Paris Prosecutor Outlines Attack, Says 3 Arrests Were Made In Belgium
The death toll in a coordinated and ruthless attack on six different targets in and around Paris has risen to 129, with 352 people injured, according to Paris prosecutor Francois Molins. He added that 99 people were critically wounded.
Speaking nearly 24 hours after the start of Friday night's attacks, Molins outlined the sequence of the attacks, and said investigators had traced records related to one of the vehicles they used to Belgium, where three arrests were made.
Saying that investigators believe the attackers were organized in three teams, Molins said that camera footage had allowed investigators to target two cars: a black Seat and a black VW Polo with a Belgian license plate.
"This [Polo] vehicle was rented by a French citizen in Belgium," Molins said, according to the translation by broadcaster France 24. "This person was seen on a different vehicle, was checked by police in actually a third vehicle — neither the Polo nor the Seat — [with] two other persons living in the area of Brussels. They were checked at the border between France and Belgium."
Paying tribute to the actions of Belgium's authorities, Molins later added, "The three individuals who had been seen this morning have been arrested."
The three, he said, had not previously been known to French authorities.
The prosecutor did not go into more detail about those events, saying that the investigation is continuing. He did not take questions.
Update at 1:25 p.m. ET: Arrests In Belgium
Three people were arrested in Belgium, where police had traced a rented Polo car with a Belgian license plate that was seen arriving at the Bataclan music hall, Molins confirmed.
Update at 1:22 p.m. ET: Attacker Identified
An attacker identified by fingerprints was born in 1985 in France, had previously been found guilty of several crimes "and was considered a radicalized person," Molins said, according to the France 24 translation.
Molins confirmed that a Syrian passport that was found at the Stade de France site, for a person born in 1990.
He added that the attackers used "war-type weapons" including Kalashnikov rifles and identical explosive devices that used "TATP," a type of volatile explosive. He said that the devices had identical buttons for triggering the devices.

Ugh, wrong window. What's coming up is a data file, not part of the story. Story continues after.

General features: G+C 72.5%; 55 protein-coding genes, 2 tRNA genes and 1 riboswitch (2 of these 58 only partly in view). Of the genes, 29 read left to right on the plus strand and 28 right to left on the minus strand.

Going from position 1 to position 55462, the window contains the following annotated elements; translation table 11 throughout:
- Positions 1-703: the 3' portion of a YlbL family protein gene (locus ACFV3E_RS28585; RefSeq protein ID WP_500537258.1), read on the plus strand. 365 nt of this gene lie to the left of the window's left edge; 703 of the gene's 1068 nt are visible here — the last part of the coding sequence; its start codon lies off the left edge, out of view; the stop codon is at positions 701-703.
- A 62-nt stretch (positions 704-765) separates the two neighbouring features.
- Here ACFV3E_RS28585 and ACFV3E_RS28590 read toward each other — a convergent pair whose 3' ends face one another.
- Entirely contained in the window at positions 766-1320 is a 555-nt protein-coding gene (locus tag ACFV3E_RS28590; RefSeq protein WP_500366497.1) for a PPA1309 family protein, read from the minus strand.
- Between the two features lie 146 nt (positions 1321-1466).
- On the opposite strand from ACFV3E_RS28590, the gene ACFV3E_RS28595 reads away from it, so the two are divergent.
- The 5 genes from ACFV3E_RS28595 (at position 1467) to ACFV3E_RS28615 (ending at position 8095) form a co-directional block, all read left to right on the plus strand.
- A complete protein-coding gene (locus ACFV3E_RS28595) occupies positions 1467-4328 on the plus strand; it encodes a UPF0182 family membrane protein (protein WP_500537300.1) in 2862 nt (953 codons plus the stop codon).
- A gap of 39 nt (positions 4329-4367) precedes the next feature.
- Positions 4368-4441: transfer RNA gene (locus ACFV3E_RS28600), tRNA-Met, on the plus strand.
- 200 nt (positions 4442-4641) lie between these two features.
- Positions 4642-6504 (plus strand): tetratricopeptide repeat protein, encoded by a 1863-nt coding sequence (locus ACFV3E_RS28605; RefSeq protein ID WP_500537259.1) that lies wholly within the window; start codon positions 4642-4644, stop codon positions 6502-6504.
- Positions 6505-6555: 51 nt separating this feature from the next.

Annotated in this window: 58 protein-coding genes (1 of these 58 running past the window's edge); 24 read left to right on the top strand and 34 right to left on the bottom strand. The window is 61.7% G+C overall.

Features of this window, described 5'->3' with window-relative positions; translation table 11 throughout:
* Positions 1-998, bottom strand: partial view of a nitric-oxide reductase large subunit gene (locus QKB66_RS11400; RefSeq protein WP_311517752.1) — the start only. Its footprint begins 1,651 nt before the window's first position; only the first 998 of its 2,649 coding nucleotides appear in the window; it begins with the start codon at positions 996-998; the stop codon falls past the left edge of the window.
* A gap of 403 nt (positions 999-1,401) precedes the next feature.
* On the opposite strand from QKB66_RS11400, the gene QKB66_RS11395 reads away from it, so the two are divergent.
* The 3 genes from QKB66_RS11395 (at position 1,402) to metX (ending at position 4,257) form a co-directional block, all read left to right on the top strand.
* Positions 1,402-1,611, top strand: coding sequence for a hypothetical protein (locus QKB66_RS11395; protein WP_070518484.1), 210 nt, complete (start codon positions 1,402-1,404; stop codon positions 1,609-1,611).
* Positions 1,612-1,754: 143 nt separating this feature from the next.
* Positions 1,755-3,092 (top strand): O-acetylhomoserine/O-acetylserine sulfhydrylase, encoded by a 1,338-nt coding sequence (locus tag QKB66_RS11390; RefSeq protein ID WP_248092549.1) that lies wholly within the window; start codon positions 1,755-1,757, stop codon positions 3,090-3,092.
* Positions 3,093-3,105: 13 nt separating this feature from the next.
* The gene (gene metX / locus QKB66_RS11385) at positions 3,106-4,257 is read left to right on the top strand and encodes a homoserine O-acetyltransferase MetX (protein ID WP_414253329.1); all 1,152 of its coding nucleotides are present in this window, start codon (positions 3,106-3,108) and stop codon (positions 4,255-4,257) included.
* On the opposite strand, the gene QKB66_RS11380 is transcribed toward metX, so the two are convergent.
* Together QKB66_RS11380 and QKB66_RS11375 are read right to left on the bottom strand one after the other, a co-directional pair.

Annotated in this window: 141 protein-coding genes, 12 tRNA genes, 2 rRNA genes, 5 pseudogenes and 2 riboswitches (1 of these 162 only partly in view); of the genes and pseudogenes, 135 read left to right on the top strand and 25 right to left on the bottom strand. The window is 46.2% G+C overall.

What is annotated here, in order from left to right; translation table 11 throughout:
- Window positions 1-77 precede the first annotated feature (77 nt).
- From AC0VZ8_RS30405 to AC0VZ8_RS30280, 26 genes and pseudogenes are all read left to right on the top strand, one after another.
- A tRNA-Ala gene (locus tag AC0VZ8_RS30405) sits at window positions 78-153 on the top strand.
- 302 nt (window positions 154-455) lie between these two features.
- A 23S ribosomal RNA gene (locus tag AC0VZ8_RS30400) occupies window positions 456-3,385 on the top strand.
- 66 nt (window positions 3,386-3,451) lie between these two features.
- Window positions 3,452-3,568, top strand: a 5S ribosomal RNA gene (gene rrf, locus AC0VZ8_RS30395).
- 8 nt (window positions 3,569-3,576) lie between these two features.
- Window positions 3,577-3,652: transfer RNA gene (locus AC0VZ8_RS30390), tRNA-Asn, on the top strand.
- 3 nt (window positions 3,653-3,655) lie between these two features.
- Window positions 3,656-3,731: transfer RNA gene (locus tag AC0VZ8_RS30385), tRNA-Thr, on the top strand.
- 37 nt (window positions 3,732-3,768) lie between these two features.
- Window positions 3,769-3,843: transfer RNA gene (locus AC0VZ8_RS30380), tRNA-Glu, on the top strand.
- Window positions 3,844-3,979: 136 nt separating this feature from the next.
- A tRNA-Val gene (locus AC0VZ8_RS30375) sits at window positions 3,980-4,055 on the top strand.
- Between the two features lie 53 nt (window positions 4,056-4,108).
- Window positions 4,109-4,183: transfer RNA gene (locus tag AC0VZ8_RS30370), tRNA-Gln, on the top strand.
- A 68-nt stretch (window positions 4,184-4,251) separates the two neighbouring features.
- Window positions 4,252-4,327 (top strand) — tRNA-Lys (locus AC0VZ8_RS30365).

Update at 1:20 p.m. ET: Sequence Of Attacks
The first casualties reported were around 9:20 p.m. local time, when a suicide bomber and another person who was standing nearby died in an explosion outside the Stade de France, Molins says.
The next part of the attack unfolded outside of cafes, where assailants in a Seat car opened fire on people, Molins said, relaying instances of hundreds of bullet casings being found at several scenes.
Twenty minutes after the initial attack, gunmen entered the Bataclan concert hall and opened fire on the crowd there, Molins said, later adding that 89 people died at the venue.
Molins added that as they attacked, the terrorists also mentioned Syria and Iraq.
Molins said that the inquiry is still only in its early phases, adding that there are multiple lines of investigation ongoing.
Update at 1:12 p.m. ET: 129 Killed, Paris Prosecutor Says
The death toll in Friday's coordinated and ruthless attack on six different targets in and around Paris has risen to 129, with more than 300 people injured, according to Paris prosecutor Francois Molins.
He added that the number could continue to fluctuate, due to the number of people who were badly hurt.
Our original post continues:
Earlier Saturday, Belgium's Justice Minister Koen Geens said that police had carried out "multiple searches and arrests" related to a Belgian license plate on a car that was reportedly used in Friday night's attacks.
Belgian newspaper The Last Hour has reported that police are interested in three young people who may have been involved in the terrorist attack.
Earlier Saturday, ISIS claimed responsibility for the attack — shortly after the French President Francois Hollande accused the violent extremist group of coordinating the attacks, which he called an "act of war."
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